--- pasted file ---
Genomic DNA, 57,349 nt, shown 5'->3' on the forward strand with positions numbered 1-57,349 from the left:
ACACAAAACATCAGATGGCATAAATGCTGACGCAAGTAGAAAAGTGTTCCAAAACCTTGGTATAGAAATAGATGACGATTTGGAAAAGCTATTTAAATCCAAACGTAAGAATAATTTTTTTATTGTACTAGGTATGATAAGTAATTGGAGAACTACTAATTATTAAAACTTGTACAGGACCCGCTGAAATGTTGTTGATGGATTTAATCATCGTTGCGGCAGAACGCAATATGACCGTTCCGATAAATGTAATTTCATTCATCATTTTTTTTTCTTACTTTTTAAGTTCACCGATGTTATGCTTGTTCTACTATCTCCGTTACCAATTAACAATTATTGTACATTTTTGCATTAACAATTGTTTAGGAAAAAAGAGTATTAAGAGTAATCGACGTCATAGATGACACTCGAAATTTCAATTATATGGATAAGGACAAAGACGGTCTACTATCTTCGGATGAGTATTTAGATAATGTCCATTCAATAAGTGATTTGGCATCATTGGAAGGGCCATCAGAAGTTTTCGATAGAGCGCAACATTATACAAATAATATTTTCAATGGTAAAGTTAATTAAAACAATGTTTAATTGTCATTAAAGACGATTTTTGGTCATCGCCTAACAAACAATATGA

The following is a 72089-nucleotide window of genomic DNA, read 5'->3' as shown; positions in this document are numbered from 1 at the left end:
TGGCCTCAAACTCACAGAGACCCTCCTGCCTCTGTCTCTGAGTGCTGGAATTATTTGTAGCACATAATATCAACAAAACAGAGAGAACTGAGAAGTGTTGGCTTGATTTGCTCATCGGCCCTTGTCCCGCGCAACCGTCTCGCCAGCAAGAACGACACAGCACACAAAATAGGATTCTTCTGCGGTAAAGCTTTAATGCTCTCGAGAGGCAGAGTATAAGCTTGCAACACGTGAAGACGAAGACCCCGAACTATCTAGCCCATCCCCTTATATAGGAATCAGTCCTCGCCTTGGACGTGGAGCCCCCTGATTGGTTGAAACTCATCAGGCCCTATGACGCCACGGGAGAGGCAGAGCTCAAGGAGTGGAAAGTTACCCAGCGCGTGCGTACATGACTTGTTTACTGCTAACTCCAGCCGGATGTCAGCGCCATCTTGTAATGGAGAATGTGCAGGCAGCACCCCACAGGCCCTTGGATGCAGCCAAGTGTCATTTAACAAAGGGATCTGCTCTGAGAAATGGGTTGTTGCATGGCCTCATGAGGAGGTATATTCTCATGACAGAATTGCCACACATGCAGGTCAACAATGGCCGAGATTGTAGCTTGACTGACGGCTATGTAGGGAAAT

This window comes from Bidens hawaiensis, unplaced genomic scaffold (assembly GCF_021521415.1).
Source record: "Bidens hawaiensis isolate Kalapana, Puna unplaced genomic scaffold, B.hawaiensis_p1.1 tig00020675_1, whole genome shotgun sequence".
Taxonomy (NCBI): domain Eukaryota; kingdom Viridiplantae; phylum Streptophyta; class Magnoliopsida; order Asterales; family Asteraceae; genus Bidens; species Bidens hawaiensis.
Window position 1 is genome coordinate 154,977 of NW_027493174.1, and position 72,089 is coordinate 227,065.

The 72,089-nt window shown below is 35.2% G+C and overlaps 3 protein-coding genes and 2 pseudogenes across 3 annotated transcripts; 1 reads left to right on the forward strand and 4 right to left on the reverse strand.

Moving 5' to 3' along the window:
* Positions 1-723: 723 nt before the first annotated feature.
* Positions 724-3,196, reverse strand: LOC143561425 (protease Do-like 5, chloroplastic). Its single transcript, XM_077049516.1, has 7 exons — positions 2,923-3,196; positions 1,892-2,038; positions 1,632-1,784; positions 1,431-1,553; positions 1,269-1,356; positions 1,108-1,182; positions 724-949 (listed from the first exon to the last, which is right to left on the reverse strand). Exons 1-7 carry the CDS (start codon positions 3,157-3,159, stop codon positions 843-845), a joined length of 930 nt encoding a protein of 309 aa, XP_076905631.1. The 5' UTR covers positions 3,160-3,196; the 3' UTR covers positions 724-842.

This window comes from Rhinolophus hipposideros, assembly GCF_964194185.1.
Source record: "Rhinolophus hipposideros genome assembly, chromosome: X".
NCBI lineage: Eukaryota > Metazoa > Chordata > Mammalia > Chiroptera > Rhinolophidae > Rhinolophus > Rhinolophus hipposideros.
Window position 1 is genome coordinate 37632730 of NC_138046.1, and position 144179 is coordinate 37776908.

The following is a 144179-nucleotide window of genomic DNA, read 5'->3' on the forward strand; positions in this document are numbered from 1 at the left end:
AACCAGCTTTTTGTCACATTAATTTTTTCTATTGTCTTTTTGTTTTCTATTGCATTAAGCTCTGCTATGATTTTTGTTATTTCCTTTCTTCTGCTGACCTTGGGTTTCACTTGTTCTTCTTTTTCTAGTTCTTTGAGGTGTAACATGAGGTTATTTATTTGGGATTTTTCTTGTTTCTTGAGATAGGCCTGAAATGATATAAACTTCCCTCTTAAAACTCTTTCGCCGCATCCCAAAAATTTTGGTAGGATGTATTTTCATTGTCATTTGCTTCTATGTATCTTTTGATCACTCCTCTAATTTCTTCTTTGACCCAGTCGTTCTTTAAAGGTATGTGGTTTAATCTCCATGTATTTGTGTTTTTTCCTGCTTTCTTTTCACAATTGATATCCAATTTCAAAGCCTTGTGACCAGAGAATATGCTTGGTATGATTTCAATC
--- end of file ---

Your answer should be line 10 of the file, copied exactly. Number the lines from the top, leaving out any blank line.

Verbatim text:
Moving 5' to 3' along the window: